History and outline of UHRC operations
UHRC was established in 2005 as a registered non-profit company under India’s Companies Act, 1956 with the aim of working towards socio-economic empowerment, improved quality of life, health, nutrition, and general well-being for urban disadvantaged families. Its startup was supported by USAID between 2004 and 2005, but as of 2009, the UHRC no longer receives USAID financial support.
UHRC implements demonstration programs among slum-dwelling populations in cities (IndoreAgra, and more recently North-East Delhi) with the intention that they be adapted, replicated and up-scaled by other government and non-government agencies. These demonstration programs focus simultaneously on community empowerment to enhance demand for services and on working with the service providers to improve supply side responsiveness to meet the increased demand. Since slum-dwellers are usually not connected to the mainstream population, part of the UHRC’s ground work involves proactive community mobilization, encouragement and outreach to identify vulnerable populations and facilitate their connection to social and economic sector service providers such as healthcare, living environment services, house improvement services and employment programs.
UHRC programs facilitate the formation of women's and children's groups to strengthen the social cohesion in slums and to address gender inequity. The program works toward building their capacity to take charge of processes that affect family economics, health, education, nutrition, housing improvement and overall social well-being. UHRC provides targeted trainings and workshops to community groups on topics such as a) acquiring knowledge, b) building negotiations skills (such as sending collective application to civic authorities) and, c) interfacing with diverse government agencies to improve slum living environments and access to health, nutrition and social entitlements. Slum communities in UHRC program cities participate in health education and promotion sessions facilitated by UHRC field workers on topics such as maternal and child health, nutrition, hygiene, and environmental health.
As the number of community groups in a local region reaches a critical mass, they are networked into a larger congress or cluster-team of women's groups, consisting of democratically agreed-upon representatives from each group. Cluster-level teams of women's groups and slum-level groups receive regular supervision, mentoring support and materials (such as steel containers to store registers, charts, behaviour promotion materials, floor mats to sit during meetings) from UHRC teams to carry out meetings and activities working towards improved health and well-being. UHRC partners with participating community groups and federations to help them access available services, schemes and resources. Groups and cluster-team members are also coached on negotiation skills and provided trainings on how to effectively negotiate with healthcare providers and other civic authorities through dialogue and formal applications to obtain health services and environmental services such as road paving, drain installation, sanitation/water infrastructure, garbage removal, and other entitlements.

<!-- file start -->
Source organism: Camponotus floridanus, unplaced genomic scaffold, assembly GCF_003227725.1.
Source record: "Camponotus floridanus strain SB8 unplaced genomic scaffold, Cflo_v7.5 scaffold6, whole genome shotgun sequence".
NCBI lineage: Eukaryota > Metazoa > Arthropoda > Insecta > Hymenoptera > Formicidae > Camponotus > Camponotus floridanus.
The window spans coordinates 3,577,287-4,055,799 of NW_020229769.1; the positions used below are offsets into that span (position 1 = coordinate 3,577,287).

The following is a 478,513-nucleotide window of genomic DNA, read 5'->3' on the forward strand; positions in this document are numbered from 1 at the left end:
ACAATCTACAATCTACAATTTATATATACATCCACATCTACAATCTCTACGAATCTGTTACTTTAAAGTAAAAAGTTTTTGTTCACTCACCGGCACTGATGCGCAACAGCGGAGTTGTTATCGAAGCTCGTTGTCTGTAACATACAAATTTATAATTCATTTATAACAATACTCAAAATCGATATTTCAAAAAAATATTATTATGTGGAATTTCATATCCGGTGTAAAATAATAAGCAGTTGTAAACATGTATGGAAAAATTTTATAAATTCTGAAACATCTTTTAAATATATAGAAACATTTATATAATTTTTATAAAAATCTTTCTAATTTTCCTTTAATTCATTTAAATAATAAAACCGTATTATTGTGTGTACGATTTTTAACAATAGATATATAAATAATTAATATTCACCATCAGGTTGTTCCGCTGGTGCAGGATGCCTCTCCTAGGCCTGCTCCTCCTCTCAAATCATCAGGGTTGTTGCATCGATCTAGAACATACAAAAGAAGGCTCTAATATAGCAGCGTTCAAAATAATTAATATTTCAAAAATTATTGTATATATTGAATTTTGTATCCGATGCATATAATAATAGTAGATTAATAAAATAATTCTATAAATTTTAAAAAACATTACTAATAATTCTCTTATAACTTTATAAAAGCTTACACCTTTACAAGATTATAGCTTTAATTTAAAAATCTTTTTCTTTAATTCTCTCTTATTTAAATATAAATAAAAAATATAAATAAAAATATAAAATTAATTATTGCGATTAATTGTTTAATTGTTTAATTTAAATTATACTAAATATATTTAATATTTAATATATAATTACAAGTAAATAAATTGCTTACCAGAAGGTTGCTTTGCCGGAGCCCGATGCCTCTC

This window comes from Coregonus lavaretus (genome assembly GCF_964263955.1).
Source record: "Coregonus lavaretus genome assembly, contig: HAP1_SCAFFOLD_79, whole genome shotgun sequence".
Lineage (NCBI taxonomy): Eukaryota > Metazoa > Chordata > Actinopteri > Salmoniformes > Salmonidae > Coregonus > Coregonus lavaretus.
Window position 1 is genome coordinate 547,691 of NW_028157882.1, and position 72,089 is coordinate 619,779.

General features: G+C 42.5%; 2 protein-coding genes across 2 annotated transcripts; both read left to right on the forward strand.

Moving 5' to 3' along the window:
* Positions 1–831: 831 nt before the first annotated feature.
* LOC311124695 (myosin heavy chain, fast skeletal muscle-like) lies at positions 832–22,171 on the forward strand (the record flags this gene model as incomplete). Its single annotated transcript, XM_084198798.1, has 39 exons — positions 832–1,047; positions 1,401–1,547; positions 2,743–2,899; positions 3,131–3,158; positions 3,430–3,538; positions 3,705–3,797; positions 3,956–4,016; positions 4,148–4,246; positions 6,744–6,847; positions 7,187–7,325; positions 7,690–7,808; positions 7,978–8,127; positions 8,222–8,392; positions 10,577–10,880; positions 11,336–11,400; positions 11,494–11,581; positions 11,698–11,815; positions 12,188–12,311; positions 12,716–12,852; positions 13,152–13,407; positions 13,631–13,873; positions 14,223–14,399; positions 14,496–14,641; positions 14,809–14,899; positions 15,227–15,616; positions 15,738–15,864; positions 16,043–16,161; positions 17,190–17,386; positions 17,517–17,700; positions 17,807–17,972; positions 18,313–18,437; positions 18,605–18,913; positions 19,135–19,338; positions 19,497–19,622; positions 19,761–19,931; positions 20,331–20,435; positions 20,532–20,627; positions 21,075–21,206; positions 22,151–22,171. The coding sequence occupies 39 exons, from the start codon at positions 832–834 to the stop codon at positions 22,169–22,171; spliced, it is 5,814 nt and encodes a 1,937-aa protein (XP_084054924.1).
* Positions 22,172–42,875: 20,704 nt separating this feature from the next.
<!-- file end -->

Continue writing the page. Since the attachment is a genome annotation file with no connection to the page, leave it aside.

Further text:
Along with running the demonstration programs, UHRC also provides technical support to the government (at national, provincial, and city levels) and non-government agencies in the form of research, advocacy, and knowledge dissemination. Additionally, the UHRC central and field offices provides trainings, internships, and volunteer options for students from different universities in India and abroad. All interns and volunteers, who in the past eight years have included Masters and PhD students, have learnt from field based participatory action research in UHRC's program sites.

UHRC programs

Health outreach, service access, and behavior promotion

Some of the first activities the UHRC encourages slum women to discuss and analyze health, well-being challenges faced by their families and the community as a whole. UHRC helps a new slum women’s group with are health activism training and advocacy of healthy household practices. Through workshops and training sessions, women’s groups are encouraged to begin promoting healthy practices and health seeking behaviors in their communities, such as going to the hospital when a woman goes into labor. This process involves training women’s group members to become social health activists so they can conduct preventive and promotive health workshops and sessions for their peers. An aspect of this training is encouraging women’s group members to promote cultural and religious traditions that are relevant to their communities, while incorporating educational curriculums surrounding proper hygiene and healthy behaviors for new mothers. One example is that UHRC women’s groups often hold group Annaprashan ceremonies (a ceremony wherein a child is first fed food other than milk), incorporating curriculums surrounding ante-natal child care.